In his book – The Most Important Thing, Howard Marks discusses the problem with paying up for a popular stock. Here’s an excerpt from the book:
If you make cars and want to sell more of them over the long term—that is, take permanent market share from your competitors— you’ll try to make your product better. . . . That’s why— one way or the other— most sales pitches say, “Ours is better.” However, there are products that can’t be differentiated, and economists call them “commodities.” They’re goods where no seller’s offering is much different from any other.
They tend to trade on price alone, and each buyer is likely to take the offering at the lowest delivered price. Thus, if you deal in a commodity and want to sell more of it, there’s generally one way to do so: cut your price. . . . It helps to think of money as a commodity just like those others. Everyone’s money is pretty much the same.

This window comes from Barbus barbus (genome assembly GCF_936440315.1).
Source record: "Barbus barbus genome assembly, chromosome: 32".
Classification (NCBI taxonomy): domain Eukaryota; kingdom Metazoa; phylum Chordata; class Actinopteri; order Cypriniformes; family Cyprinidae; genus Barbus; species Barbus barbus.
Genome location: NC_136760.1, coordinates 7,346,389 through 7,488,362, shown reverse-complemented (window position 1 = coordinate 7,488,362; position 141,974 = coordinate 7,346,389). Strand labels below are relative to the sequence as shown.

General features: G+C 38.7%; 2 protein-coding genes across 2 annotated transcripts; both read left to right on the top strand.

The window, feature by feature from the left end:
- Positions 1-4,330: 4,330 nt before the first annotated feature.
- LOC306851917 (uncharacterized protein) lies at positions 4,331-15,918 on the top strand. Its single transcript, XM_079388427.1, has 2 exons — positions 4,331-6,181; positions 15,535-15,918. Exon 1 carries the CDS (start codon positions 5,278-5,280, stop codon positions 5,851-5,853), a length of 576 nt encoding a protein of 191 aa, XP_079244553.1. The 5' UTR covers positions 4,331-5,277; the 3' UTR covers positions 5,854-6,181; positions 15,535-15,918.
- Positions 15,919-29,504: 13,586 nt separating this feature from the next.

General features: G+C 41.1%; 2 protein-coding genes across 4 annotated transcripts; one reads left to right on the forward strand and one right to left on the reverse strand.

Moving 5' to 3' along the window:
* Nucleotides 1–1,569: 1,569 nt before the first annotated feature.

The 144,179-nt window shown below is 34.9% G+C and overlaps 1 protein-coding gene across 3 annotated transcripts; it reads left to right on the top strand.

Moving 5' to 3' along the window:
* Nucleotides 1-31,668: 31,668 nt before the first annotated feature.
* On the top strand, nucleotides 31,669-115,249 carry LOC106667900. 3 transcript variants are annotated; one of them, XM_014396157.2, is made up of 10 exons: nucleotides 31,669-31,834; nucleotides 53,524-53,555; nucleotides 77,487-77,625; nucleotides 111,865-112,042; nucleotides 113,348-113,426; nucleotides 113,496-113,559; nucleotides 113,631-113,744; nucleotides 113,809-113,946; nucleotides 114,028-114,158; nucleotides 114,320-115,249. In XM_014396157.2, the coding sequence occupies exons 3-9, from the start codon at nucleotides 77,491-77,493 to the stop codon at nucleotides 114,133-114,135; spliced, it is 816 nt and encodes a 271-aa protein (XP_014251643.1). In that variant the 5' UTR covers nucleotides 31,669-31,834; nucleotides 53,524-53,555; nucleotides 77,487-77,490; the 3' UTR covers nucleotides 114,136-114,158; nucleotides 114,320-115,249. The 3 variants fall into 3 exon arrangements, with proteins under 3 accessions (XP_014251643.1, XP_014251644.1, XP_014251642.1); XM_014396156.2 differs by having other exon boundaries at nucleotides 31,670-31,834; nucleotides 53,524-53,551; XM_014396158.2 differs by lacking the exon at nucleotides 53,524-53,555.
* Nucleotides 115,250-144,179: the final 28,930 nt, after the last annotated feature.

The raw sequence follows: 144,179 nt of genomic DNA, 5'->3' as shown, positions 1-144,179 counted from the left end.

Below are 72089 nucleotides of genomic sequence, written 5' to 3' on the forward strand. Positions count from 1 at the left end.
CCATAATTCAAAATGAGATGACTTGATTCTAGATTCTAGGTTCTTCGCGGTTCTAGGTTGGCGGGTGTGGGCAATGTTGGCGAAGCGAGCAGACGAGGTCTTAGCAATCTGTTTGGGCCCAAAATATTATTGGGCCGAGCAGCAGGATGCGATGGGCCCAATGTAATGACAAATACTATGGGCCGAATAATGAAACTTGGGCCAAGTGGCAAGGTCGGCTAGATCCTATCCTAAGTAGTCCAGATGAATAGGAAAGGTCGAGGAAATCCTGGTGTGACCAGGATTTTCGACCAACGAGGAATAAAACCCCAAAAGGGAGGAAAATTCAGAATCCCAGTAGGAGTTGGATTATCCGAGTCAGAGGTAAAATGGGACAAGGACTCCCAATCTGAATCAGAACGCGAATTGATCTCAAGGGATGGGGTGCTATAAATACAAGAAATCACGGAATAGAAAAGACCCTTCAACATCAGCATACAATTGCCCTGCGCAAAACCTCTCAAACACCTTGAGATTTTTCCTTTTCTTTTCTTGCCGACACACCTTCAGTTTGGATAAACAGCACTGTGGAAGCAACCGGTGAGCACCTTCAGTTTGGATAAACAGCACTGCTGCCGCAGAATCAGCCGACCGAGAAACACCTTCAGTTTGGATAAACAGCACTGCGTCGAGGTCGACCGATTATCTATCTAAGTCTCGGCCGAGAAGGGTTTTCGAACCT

Yet institutions seeking to add to loan volume, and private equity funds and hedge funds seeking to increase their fees, all want to move more of it. So if you want to place more money— that is, get people to go to you instead of your competitors for their financing— you have to make your money cheaper.
One way to lower the price for your money is by reducing the interest rate you charge on loans. A slightly more subtle way is to agree to a higher price for the thing you’re buying, such as by paying a higher price/earnings ratio for a common stock or a higher total transaction price when you’re buying a company. Any way you slice it, you’re settling for a lower prospective return.
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